After three years, Blue Lake Township has finally acquired the property that the Browns Pond dam is located on. Now the Browns Pond Association can begin work on repairing the dam, so the Department of Environmental Quality does not tear it down.
After three years of trying to acquire a piece of property owned by a private person, Blue Lake Township has finally become the owner of that land and can begin the necessary repairs to the deteriorating Browns Pond dam.
The dam needs repairs or the Department of Environmental Quality (DEQ) said it would remove the the structure, which would make Browns Pond into a creek. The problem that the Browns Pond Association, as well as the Township, was facing was that the area that the dam was located on was owned by a private citizen, Buffy Whitney.
The Browns Pond Association has been trying to resolve a property dispute, which consisted of .18 acres, and purchase agreement regarding a section of land located on the dam for three years.
The township and association wanted Whitney to donate the land, but had a plan in place in case she wouldn’t agree.
According to a letter sent to the township from the current president of the Brown’s Pond Preservation Association Norm Swier, the association had assessment monies in an escrow account by the township. The association wanted to use some of that money to resolve the property ownership issues surrounding the dam. The association approved the expenditure of up to $1,000 to allow for the purchase of that property.
As a final option, the township discussed using eminent domain, which would mean that the township had the right to expropriate private property for public use, if it believed that doing so would benefit the public. If they had used eminent domain, the township would have paid Whitney what the land was worth, which according to an assessment was $647.28.
Neither eminent domain nor the money the association set aside by the association ended up being used as Whitney agreed to donate the land to the township after Blue Lake Township Zoning Administrator Walter Udell spoke with her on Aug. 31.
An inspection of the dam was done on Nov. 7, 2011 by Lucas Trumble from the Hydrologic Studies and Dam Safety Unit Water Resources Division of the DEQ. After the inspection was done, the DEQ sent a letter to township addressing the issues regarding the dam.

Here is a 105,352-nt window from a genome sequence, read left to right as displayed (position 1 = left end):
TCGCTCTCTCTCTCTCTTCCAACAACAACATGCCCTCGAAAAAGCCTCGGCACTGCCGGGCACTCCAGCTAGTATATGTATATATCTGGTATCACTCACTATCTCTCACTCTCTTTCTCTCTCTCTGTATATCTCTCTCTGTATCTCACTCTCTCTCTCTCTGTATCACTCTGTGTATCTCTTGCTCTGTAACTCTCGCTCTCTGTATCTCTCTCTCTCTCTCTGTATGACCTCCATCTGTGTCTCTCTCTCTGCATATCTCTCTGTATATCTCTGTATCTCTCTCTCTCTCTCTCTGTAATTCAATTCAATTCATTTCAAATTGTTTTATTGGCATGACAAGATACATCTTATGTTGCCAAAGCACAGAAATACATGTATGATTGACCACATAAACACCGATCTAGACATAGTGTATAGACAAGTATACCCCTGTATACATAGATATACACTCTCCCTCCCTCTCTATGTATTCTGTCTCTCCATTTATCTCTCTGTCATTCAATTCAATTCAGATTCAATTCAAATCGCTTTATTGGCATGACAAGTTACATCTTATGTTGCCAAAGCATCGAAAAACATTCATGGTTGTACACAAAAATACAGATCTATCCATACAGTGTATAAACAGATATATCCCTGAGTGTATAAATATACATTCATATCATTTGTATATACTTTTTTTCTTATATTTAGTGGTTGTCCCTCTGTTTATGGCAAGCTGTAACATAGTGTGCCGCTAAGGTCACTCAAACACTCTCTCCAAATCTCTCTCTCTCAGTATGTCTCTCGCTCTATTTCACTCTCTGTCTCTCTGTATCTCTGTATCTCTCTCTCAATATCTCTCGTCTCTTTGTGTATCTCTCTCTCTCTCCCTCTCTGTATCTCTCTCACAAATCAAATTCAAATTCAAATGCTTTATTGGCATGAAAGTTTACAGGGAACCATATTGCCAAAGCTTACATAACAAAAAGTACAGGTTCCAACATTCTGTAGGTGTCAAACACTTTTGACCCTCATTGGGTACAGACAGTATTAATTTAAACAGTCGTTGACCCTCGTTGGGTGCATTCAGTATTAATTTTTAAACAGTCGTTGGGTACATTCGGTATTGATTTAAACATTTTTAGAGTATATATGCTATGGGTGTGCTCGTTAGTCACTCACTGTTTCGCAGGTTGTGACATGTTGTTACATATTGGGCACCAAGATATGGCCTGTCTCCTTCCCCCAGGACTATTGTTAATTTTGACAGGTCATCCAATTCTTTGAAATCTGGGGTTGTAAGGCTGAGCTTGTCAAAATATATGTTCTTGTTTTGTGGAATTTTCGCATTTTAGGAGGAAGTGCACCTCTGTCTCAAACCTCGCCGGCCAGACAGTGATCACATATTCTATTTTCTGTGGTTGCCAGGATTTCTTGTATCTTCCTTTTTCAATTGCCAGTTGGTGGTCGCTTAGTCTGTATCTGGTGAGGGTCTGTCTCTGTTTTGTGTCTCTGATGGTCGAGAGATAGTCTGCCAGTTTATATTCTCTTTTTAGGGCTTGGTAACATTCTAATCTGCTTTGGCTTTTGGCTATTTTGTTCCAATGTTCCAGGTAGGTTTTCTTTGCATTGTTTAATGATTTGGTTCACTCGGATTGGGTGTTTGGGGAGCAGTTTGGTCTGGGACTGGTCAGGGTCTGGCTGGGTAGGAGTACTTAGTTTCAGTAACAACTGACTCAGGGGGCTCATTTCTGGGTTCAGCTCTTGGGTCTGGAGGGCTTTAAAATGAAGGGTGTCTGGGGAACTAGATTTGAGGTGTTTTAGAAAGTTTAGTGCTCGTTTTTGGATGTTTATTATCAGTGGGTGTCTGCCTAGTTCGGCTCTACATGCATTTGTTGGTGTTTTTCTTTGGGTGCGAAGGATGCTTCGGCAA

In a letter dated Dec. 21, 2011, the DEQ listed several recommendations for maintenance and monitoring of the dam. Specifically, the report recommends:
• As soon as possible, develop a plan to increase the spillway capacity of the dam so that it can safety pass the design flooding event without overtopping.
• By Nov. 1, 2013, repair the deteriorated concrete of the auxiliary spillway culvert and wingwalls.
• Update the Emergency Action Plan for the dam, providing a copy to the Dam Safety Program and the county emergency management coordinator by Dec. 31, 2011.
• Remove all trees and brush from the earthen embankment by Nov. 1, 2012. Establish a dense growth of grass on any bare areas. Maintain a grass cover over the entire earthen embankment with a regular mowing schedule.
• Within 5-10 years, repair the deteriorated concrete on the downstream side of the primary spillway.
• Continue to monitor the seepage at the right downstream embankment toe.
• Develop an Operation and Maintenance Plan for the dam.
A quit claim deed was signed by Whitney on Sept. 5 stating that she quit claims all of her rights, title and fee interest to Blue Lake Township. It also stated that if the dam on the property is destroyed, the property would revert back to Whitney. She also will receive a tax credit for the property.
Now that the township owns the property, the association can begin work on the dam.